Modern humans still bred with Neanderthals

http://www.newscientist.com/article/dn26435-thoroughly-modern-humans-interbred-with-neanderthals.html

(And killed, and ate.)

The oldest DNA of a modern human ever to be sequenced shows that the Homo sapiens who interbred with the Neanderthals were very modern – not just anatomically but with modern behaviour including painting, modern tools, music and jewellery.

Some previous estimates had placed the first interspecies liaison much earlier, before the emergence of these features. The new DNA sequence shows it actually happened in the middle of an age called the Initial Upper Palaeolithic, when there was an explosion of modern human culture.

– because of them. They taught us.

About 2 per cent of many people’s genomes today is made up of Neanderthal DNA, a result of interbreeding between the two species that can be seen in everyone except people from sub-Saharan Africa. The so-called Ust’-Ishim man, named after the town in western Siberia where he was found, carries a similar proportion of Neanderthal DNA in his genome as present-day Eurasians, and a combination of radiocarbon and genetic dating shows he died only about 45,000 years ago.

…The Initial Upper Palaeolithic was a period around 50,000 years ago when complex stone and bone tools appeared across Eurasia, along with body ornamentation like pierced shells and animal teeth, pigments and even musical instruments, says team member Tom Higham of the University of Oxford. It is unknown which human-like species made these sophisticated artefacts, but the finding that Ust’-Ishim man was in Siberia at this time means that it could have been modern humans, he says.

It isn’t. You know it isn’t.

“This is very exciting research that shows again the remarkable power of ancient DNA analysis to help solve seemingly intractable questions in human evolution science,” says Darren Curnoe from the University of New South Wales in Sydney, Australia.

By comparing Ust’-Ishim’s genome to various groups of modern and ancient humans, the researchers are filling in gaps in the map of initial human migrations around the globe. They found that he is as genetically similar to present-day East Asians as to ancient genomes found in Western Europe and Siberia, suggesting that the population he was part of split from the ancestors of both Europeans and East Asians, prior to their divergence from each other.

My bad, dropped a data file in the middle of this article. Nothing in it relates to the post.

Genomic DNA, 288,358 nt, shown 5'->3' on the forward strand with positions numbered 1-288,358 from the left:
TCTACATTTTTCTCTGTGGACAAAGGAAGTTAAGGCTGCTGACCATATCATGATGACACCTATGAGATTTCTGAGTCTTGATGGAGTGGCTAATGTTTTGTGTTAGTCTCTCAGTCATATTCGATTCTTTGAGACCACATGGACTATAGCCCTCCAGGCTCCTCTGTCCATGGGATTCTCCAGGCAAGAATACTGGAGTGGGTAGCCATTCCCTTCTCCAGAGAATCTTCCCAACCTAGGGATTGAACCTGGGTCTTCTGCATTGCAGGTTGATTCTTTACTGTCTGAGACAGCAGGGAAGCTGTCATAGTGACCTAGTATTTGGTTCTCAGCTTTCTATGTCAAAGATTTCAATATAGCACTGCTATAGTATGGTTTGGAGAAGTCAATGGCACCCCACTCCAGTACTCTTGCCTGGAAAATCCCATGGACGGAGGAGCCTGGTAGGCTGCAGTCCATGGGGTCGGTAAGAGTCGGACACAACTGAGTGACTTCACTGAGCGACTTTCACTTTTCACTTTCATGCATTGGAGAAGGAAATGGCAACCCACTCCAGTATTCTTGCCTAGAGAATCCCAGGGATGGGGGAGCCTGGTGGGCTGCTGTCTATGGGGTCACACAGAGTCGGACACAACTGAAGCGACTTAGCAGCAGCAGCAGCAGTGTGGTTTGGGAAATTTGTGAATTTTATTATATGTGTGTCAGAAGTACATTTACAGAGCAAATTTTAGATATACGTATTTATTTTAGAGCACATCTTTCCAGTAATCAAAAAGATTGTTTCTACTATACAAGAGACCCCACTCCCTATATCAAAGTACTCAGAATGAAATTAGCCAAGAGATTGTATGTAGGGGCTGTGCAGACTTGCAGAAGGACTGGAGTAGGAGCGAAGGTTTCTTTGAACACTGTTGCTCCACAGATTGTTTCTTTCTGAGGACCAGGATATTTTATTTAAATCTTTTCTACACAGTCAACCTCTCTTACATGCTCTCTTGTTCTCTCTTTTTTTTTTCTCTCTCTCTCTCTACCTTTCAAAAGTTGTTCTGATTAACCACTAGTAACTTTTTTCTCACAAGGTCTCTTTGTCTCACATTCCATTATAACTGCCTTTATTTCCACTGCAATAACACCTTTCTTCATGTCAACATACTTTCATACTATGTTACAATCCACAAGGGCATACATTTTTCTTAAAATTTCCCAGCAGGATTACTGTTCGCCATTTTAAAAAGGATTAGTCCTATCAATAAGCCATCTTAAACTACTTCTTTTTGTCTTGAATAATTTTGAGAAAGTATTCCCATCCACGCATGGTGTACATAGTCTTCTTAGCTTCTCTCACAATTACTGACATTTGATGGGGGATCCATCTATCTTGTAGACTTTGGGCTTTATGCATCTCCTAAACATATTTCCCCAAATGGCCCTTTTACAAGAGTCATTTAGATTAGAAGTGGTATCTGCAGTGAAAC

Uhuh…

“He represents a group that settled Siberia and then disappeared without leaving descendants,” says Curnoe. “This tells us that as early humans left Africa and settled Eurasia they weren’t all successful. There were more populations than we thought, some making no contribution to living people at all.” He notes this could make it difficult to interpret human fossils found in Eurasia, since we cannot assume that they are our ancestors.

Fuck. You.
There’s no reason to bring Africa into this at all, yet you do. There is negative evidence that Africa was NOT involved. Fuck. You.

But while Ust’-Ishim man does not appear to have any modern-day direct descendants living today, he is more genetically similar to present-day East Asians than to present-day Europeans. This finding is consistent with a recently proposed theory that present-day Europeans may have got some of their ancestry from later groups that weren’t part of the initial migration into the area. “It supports that very strongly,” says Reich, one of the researchers who developed the idea.

Yes, Europe is special.
See all our culture for further information.

Homo sapiens is believed to have taken on Neanderthal DNA from at least two bouts of interbreeding. While sub-Saharan Africans have no Neanderthal DNA, Asian populations have more than Europeans. [DS: cough cough IQ]

Exactly, the Africa comment was wrong. There is a LACK of evidence, a definitive NO.

“We know that there are likely to have been at least two admixture events into the ancestors of present-day people – the shared event early during modern human migration out of Africa, and a second event into the ancestors of present-day Asians,” says Kelso.

How are you so fucking stupid to keep dragging Out of Africa into this?
We have proof for the latter. Genomic proof.